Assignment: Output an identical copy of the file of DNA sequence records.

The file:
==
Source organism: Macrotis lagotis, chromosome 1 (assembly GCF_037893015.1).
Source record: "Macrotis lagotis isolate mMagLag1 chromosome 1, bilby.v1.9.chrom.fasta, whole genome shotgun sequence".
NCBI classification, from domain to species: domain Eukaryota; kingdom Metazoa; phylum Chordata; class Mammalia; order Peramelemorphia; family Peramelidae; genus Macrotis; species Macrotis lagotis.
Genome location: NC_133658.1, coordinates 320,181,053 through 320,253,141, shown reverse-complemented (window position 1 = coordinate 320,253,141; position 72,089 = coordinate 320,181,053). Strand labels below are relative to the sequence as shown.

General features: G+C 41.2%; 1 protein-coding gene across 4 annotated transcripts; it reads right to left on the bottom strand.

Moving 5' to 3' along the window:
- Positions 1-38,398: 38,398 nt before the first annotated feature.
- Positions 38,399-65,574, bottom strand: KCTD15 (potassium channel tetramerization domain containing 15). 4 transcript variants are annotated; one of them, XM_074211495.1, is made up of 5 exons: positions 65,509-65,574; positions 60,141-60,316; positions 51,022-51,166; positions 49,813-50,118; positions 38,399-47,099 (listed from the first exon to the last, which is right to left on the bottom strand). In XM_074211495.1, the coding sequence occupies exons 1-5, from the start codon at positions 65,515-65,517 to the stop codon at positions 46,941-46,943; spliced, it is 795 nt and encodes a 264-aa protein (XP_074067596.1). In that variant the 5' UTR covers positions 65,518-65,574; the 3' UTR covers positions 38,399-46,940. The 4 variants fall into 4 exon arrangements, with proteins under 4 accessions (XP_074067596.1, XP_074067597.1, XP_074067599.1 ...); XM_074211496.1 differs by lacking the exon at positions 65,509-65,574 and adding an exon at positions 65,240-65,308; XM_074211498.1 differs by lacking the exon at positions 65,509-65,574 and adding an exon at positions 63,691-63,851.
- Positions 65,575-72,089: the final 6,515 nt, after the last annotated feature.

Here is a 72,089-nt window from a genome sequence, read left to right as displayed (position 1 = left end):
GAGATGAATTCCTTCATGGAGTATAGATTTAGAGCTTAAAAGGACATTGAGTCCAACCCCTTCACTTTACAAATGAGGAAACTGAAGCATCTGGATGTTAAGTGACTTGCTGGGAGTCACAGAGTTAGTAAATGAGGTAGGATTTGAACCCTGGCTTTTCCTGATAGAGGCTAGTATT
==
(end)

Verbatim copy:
Source organism: Macrotis lagotis, chromosome 1 (assembly GCF_037893015.1).
Source record: "Macrotis lagotis isolate mMagLag1 chromosome 1, bilby.v1.9.chrom.fasta, whole genome shotgun sequence".
NCBI classification, from domain to species: domain Eukaryota; kingdom Metazoa; phylum Chordata; class Mammalia; order Peramelemorphia; family Peramelidae; genus Macrotis; species Macrotis lagotis.
Genome location: NC_133658.1, coordinates 320,181,053 through 320,253,141, shown reverse-complemented (window position 1 = coordinate 320,253,141; position 72,089 = coordinate 320,181,053). Strand labels below are relative to the sequence as shown.

General features: G+C 41.2%; 1 protein-coding gene across 4 annotated transcripts; it reads right to left on the bottom strand.

Moving 5' to 3' along the window:
- Positions 1-38,398: 38,398 nt before the first annotated feature.
- Positions 38,399-65,574, bottom strand: KCTD15 (potassium channel tetramerization domain containing 15). 4 transcript variants are annotated; one of them, XM_074211495.1, is made up of 5 exons: positions 65,509-65,574; positions 60,141-60,316; positions 51,022-51,166; positions 49,813-50,118; positions 38,399-47,099 (listed from the first exon to the last, which is right to left on the bottom strand). In XM_074211495.1, the coding sequence occupies exons 1-5, from the start codon at positions 65,515-65,517 to the stop codon at positions 46,941-46,943; spliced, it is 795 nt and encodes a 264-aa protein (XP_074067596.1). In that variant the 5' UTR covers positions 65,518-65,574; the 3' UTR covers positions 38,399-46,940. The 4 variants fall into 4 exon arrangements, with proteins under 4 accessions (XP_074067596.1, XP_074067597.1, XP_074067599.1 ...); XM_074211496.1 differs by lacking the exon at positions 65,509-65,574 and adding an exon at positions 65,240-65,308; XM_074211498.1 differs by lacking the exon at positions 65,509-65,574 and adding an exon at positions 63,691-63,851.
- Positions 65,575-72,089: the final 6,515 nt, after the last annotated feature.

Here is a 72,089-nt window from a genome sequence, read left to right as displayed (position 1 = left end):
GAGATGAATTCCTTCATGGAGTATAGATTTAGAGCTTAAAAGGACATTGAGTCCAACCCCTTCACTTTACAAATGAGGAAACTGAAGCATCTGGATGTTAAGTGACTTGCTGGGAGTCACAGAGTTAGTAAATGAGGTAGGATTTGAACCCTGGCTTTTCCTGATAGAGGCTAGTATT